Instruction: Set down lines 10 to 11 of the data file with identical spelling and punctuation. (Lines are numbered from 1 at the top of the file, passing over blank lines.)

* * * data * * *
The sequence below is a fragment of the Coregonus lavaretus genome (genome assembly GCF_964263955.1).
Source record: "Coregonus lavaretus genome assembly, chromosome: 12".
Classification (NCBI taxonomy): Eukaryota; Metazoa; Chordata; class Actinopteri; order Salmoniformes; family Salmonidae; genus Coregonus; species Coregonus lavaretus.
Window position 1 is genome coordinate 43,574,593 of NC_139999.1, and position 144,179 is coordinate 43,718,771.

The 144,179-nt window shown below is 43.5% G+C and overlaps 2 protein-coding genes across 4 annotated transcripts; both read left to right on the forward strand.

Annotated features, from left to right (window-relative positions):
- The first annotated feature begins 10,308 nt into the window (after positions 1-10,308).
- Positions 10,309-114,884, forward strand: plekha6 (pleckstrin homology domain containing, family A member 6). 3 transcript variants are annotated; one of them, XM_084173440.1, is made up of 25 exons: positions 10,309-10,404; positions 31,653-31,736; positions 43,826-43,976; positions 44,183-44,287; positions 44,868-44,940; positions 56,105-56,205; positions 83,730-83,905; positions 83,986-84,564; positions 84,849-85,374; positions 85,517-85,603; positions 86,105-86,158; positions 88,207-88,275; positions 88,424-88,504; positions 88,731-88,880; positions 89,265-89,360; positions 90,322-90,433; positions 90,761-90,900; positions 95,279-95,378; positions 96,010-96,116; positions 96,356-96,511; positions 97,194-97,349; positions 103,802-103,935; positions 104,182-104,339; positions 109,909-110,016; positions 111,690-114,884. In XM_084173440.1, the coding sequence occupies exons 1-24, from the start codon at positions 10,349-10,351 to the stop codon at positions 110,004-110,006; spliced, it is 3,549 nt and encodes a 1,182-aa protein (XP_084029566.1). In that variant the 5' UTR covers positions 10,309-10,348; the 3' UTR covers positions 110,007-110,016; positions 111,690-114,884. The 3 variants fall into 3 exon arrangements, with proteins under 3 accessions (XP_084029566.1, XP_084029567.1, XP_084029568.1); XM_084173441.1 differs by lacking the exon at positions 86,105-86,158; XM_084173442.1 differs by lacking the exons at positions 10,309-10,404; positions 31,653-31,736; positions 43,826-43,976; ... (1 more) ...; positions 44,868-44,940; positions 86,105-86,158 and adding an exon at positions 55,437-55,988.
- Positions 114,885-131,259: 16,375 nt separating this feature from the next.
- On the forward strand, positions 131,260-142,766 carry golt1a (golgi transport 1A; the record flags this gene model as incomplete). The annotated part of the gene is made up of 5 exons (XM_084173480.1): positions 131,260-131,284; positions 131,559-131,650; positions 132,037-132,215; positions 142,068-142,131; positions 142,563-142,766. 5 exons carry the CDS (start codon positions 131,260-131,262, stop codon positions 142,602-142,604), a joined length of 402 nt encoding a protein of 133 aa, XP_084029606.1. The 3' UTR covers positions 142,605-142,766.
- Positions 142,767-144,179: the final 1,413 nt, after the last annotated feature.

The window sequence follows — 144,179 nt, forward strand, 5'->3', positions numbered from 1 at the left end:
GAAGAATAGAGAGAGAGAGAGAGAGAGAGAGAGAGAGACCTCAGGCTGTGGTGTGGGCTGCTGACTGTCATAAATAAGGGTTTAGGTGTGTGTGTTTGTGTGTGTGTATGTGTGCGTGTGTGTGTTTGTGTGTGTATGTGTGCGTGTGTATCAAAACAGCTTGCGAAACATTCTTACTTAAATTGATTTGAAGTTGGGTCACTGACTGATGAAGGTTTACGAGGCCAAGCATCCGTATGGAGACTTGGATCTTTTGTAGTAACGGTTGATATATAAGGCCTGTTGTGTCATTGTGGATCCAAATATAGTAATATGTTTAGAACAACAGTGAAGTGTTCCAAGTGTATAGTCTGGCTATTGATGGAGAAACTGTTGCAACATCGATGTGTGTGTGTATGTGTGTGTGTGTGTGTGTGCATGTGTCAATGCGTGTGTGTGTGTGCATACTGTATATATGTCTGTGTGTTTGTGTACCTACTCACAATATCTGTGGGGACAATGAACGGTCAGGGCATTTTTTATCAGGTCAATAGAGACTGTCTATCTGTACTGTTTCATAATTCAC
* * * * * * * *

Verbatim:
- On the forward strand, positions 131,260-142,766 carry golt1a (golgi transport 1A; the record flags this gene model as incomplete). The annotated part of the gene is made up of 5 exons (XM_084173480.1): positions 131,260-131,284; positions 131,559-131,650; positions 132,037-132,215; positions 142,068-142,131; positions 142,563-142,766. 5 exons carry the CDS (start codon positions 131,260-131,262, stop codon positions 142,602-142,604), a joined length of 402 nt encoding a protein of 133 aa, XP_084029606.1. The 3' UTR covers positions 142,605-142,766.
- Positions 142,767-144,179: the final 1,413 nt, after the last annotated feature.